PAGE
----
Big Company Innovation
The most innovative large companies agree. Tero Hottinen, director of emerging business at Cargotec, and Vesa Koivumaa of Wärtsilä, were enthusiastic to join Heider and Morgan on a panel about transforming the shipping industry.
“The Bluetech Summit was an absolutely fantastic event,” said Hottinen. “Discussing creative ideas with startups like Nautilus Labs and FreightFlows is highly relevant for our business while mindblowing talks from people like Victor Vescovo of Five Deeps Expedition is the next best thing to science fiction. This would not be possible without the efforts of organizations like SeaAhead to bring us all together”
Koivumaa also discussed working with startups. His company, Wärtsilä, has participated in numerous hackathons around the world. “We have an immense collection of data,” said Koivumaa. “and Wärtsilä has a larger interest in finding small companies that understand how this data can be used to solve real problems like shipping’s 2020 and 2050 emissions goals.”
Everyone is familiar with social media influencers, industry experts and thought leaders who are highly visible online, but the number of shipping industry influencers is tiny. There is, however, a growing number of micro-influencers – or “translators” who connect startups to venture capitalists, customers and advisors – with a wide range of connections within the maritime innovation community.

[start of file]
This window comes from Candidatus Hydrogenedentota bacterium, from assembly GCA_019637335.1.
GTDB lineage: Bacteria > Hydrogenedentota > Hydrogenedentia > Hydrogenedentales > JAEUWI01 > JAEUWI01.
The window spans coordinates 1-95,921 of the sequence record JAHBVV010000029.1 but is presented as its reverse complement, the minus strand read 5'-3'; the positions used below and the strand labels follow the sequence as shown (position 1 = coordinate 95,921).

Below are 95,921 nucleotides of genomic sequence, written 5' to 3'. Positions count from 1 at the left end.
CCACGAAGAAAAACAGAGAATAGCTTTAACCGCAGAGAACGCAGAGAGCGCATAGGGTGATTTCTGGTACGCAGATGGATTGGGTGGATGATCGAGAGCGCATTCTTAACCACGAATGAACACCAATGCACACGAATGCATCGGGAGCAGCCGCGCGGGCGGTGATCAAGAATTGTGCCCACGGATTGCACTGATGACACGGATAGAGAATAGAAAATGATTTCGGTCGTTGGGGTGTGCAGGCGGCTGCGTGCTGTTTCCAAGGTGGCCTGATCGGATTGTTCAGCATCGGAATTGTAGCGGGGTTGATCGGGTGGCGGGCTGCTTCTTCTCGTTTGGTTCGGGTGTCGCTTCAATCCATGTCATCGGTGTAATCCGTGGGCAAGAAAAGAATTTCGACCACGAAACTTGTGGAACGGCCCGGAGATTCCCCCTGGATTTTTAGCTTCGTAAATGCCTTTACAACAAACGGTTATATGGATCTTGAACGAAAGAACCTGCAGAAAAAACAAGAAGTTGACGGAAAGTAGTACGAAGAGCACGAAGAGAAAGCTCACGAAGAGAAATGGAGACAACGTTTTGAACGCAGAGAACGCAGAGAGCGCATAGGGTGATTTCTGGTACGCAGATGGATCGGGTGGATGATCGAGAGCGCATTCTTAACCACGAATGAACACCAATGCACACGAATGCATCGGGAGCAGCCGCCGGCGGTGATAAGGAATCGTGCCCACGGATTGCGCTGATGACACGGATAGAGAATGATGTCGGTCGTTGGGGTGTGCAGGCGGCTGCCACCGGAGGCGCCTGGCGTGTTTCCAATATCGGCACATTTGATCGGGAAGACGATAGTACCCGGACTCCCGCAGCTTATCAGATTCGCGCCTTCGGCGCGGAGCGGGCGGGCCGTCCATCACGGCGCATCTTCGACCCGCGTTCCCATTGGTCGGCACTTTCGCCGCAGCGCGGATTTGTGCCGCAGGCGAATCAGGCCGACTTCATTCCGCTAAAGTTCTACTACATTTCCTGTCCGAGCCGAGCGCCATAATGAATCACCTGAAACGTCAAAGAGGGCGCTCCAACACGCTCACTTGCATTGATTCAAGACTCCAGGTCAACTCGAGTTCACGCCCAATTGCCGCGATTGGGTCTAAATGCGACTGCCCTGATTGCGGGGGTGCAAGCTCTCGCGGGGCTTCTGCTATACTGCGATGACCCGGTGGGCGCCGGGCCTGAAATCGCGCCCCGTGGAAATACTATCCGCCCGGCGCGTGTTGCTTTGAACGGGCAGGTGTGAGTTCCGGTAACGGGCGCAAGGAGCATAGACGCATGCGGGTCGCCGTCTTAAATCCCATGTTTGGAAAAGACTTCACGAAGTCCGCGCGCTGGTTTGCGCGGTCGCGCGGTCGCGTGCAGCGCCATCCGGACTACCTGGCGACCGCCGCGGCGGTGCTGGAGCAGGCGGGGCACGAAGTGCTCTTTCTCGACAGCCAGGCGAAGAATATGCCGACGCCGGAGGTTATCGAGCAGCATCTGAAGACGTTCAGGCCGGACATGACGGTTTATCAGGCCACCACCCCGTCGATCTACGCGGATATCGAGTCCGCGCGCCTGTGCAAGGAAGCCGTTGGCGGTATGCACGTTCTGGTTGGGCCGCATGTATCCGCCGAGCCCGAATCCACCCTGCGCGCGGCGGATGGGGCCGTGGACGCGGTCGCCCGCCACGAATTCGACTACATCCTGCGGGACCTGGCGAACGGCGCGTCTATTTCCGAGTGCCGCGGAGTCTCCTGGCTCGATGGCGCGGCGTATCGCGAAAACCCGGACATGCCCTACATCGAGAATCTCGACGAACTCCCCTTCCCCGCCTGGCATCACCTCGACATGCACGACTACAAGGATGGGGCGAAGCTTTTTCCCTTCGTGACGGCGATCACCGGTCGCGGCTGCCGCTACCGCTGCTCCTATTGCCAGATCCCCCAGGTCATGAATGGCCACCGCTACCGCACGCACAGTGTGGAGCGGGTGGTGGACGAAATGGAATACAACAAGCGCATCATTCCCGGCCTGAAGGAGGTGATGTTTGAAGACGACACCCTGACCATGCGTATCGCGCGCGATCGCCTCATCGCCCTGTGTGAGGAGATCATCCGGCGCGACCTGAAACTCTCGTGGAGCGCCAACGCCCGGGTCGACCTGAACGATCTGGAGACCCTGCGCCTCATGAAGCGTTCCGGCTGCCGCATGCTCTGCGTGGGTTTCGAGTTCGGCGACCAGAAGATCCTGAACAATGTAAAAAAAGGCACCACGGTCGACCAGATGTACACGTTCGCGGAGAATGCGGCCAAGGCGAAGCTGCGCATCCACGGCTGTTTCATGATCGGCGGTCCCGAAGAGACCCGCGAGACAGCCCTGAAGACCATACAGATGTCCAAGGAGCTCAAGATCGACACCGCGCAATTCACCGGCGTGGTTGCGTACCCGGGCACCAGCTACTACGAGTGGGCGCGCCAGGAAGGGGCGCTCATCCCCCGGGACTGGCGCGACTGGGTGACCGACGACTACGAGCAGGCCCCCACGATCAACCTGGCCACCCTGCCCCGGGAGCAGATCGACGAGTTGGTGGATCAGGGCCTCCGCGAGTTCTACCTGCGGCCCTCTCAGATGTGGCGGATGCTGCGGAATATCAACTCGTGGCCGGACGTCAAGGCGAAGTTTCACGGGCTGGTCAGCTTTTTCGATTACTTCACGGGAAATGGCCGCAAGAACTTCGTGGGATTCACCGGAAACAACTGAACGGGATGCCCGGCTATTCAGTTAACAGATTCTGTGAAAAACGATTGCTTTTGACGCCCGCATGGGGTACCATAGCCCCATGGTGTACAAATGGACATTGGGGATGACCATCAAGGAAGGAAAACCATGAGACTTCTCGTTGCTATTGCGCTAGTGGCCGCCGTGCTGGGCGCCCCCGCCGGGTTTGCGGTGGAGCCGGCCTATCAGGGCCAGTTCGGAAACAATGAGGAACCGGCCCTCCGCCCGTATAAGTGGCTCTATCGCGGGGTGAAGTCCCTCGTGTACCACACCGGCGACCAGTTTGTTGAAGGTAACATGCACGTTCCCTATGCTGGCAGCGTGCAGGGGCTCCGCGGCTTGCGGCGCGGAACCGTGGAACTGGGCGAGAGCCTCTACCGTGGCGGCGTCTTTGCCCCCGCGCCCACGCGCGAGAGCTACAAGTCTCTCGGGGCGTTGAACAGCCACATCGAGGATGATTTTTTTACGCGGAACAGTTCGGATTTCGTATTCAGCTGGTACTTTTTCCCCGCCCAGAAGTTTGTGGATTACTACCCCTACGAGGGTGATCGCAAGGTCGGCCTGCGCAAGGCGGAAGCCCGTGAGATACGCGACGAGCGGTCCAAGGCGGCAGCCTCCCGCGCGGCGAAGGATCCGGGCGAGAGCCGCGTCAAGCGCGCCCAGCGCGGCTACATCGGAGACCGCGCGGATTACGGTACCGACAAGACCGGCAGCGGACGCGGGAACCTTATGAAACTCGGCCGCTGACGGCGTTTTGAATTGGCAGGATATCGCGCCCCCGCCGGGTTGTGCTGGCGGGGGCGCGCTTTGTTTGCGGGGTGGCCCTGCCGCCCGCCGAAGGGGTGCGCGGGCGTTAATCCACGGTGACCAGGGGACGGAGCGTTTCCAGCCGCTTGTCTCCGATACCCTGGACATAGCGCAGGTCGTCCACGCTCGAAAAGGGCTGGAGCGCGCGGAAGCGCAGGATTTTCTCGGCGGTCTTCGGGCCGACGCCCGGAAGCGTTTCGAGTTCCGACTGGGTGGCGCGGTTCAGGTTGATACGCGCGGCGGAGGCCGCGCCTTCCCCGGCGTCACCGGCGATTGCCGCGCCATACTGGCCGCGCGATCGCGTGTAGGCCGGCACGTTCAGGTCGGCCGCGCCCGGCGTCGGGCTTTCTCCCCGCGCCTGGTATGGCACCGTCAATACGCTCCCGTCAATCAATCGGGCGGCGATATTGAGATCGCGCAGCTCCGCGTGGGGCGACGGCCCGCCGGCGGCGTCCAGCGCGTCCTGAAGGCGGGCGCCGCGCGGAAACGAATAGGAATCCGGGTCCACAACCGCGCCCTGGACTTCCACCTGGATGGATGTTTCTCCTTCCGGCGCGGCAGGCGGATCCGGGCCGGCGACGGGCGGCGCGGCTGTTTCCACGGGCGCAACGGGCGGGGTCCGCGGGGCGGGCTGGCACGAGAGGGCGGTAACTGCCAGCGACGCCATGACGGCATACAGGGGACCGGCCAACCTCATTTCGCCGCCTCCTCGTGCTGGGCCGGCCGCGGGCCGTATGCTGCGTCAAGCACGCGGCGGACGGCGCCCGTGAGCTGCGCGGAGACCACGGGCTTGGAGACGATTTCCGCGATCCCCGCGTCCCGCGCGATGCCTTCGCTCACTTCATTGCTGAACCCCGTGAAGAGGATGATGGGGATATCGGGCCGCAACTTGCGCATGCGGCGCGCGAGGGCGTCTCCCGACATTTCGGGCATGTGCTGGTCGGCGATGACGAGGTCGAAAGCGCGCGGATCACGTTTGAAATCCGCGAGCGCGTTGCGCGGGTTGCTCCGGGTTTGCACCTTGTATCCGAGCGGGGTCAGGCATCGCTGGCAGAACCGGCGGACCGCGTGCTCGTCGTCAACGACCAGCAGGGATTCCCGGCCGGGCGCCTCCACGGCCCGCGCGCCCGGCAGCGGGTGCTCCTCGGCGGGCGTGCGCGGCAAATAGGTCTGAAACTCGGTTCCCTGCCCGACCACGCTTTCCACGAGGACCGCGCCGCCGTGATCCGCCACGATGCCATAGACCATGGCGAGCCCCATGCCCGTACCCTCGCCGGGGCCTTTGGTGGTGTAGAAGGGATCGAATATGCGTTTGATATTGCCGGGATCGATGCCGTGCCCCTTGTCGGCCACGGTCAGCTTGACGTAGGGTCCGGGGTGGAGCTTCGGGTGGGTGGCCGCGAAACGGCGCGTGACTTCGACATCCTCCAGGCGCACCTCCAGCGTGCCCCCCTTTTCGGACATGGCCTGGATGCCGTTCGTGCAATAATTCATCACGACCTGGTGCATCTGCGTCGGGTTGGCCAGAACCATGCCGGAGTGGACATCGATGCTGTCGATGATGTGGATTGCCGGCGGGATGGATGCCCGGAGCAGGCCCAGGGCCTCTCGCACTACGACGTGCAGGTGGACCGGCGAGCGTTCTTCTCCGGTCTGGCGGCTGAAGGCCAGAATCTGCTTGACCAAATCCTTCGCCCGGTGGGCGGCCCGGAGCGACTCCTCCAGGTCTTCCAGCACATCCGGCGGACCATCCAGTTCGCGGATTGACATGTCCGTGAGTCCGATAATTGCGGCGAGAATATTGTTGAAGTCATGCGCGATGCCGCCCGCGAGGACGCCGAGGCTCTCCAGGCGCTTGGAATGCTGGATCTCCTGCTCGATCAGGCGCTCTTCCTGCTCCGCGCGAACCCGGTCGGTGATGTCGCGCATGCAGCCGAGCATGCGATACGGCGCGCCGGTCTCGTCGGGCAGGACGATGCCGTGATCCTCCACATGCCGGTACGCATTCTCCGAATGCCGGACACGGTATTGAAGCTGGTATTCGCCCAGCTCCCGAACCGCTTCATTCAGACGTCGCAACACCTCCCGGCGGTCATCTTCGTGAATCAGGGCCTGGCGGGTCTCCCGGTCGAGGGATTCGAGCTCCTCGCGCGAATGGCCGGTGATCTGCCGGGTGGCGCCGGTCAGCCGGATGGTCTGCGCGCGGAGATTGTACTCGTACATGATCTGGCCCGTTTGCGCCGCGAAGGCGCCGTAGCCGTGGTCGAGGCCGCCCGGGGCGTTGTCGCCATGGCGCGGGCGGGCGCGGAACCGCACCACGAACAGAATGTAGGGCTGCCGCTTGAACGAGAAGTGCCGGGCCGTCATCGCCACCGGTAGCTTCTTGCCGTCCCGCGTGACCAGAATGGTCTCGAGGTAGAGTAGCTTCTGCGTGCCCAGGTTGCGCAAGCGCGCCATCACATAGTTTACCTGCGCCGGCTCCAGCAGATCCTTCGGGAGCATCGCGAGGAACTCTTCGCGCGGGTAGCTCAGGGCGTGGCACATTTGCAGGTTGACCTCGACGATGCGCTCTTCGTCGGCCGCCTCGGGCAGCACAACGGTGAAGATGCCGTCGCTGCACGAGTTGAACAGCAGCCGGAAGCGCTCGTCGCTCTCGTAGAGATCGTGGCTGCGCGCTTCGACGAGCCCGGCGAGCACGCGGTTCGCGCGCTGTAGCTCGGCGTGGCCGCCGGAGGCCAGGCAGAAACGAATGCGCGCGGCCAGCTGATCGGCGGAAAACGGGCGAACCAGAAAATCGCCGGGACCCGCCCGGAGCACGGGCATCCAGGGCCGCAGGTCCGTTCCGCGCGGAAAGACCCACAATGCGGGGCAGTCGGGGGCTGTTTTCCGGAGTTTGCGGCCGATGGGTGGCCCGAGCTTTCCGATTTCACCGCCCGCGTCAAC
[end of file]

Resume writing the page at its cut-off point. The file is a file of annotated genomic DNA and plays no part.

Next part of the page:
What these people have in common is a propensity to travel and a desire to breakdown silos between geographic regions.
In attendance at the event was Ronny Waage, founder of the startup advisory firm Heron. What sets Waage apart from the rest is the sheer geographic diversity of the companies he works with and the amount of time and energy he devotes to even the smallest innovation hubs worldwide. On one side of the world he is a mentor with the Norwegian startup accelerator Katapult Ocean and on the other he is a judge at YSPN’s Captain’s Table startup hub in Hong Kong.
“We are on the cusp of a digital transformation in shipping,” Waage told gCaptain. “It’s still important to get on a plane and talk with startups if you really want to understand the landscape and help others connect”.
Innovation Is Not A Buzzword – It’s A Community
While bluetech summit discussions on shipping, finance, science, and innovation were engaging the most dynamic speakers highlighted the need to get back to basics.
The need to break down silos is just part of the larger goal of organizations like SeaAhead, MassChallenge, NewLab, NYMIC, and other emerging innovation hubs to form diverse communities to support innovation.
“Innovation is hard,” said Konrad who has founded multiple startups. “The startup founders, the innovators working at large companies, the scientists with new ideas and venture capitalists with seed money all need one thing above all else. They need us to work together across silos. They need your support.”